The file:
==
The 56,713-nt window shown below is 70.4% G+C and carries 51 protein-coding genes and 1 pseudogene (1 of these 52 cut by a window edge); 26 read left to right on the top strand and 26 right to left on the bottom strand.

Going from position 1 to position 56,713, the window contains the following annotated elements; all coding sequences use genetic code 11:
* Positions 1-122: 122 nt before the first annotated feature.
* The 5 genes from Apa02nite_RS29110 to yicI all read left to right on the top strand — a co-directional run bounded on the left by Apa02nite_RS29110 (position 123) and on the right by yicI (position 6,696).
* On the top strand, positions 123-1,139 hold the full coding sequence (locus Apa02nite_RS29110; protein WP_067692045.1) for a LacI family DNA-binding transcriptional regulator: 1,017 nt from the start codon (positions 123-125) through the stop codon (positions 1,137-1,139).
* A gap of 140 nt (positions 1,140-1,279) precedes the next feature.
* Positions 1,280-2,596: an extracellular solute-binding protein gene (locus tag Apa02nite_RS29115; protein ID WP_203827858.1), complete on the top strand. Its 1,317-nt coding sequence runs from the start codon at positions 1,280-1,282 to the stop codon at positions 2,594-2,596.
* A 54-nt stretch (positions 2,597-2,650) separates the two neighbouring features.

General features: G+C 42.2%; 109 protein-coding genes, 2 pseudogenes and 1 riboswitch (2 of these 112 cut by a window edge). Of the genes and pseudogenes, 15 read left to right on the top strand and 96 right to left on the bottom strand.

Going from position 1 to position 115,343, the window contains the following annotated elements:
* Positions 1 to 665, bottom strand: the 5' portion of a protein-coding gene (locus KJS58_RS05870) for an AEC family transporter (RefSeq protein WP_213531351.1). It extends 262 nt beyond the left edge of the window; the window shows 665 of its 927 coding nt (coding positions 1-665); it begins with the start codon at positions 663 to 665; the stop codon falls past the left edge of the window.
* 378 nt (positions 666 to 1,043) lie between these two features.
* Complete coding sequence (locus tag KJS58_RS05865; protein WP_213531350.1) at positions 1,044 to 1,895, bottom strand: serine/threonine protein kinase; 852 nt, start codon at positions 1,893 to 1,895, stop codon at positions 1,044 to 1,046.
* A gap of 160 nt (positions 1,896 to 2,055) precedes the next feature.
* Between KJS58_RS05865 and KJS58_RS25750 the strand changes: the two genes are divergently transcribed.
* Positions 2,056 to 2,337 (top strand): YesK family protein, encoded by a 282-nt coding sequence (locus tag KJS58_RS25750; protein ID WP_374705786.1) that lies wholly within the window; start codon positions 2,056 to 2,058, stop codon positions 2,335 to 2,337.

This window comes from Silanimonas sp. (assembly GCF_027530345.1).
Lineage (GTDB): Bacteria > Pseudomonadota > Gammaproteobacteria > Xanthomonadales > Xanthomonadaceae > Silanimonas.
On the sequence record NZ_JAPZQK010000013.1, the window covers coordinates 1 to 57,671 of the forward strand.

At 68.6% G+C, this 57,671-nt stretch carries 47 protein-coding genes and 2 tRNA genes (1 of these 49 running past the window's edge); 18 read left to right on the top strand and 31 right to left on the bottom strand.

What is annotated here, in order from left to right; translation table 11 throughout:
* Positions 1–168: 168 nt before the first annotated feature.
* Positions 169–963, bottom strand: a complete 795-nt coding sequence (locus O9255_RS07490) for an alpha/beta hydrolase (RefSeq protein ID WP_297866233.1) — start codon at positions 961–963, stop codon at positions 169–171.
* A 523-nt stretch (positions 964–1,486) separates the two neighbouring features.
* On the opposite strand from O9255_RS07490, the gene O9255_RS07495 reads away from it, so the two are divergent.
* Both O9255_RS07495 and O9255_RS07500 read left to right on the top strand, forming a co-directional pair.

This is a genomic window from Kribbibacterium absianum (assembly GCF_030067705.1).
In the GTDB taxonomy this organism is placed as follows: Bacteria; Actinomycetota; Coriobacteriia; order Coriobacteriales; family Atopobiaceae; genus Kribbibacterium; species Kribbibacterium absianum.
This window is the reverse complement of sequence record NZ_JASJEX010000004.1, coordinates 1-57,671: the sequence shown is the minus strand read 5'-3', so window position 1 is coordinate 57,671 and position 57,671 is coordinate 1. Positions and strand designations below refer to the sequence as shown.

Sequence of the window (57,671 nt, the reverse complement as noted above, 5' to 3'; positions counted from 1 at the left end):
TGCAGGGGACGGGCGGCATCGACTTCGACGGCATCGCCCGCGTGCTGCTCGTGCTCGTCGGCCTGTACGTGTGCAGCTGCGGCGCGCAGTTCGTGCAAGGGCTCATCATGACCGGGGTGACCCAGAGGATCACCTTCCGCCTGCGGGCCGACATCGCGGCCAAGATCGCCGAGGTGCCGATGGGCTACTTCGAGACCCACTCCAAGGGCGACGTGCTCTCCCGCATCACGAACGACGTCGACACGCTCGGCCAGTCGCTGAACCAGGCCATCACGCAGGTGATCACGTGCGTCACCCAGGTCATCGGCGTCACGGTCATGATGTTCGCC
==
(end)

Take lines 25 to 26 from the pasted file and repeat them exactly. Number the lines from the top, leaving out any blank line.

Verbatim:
* On the opposite strand from O9255_RS07490, the gene O9255_RS07495 reads away from it, so the two are divergent.
* Both O9255_RS07495 and O9255_RS07500 read left to right on the top strand, forming a co-directional pair.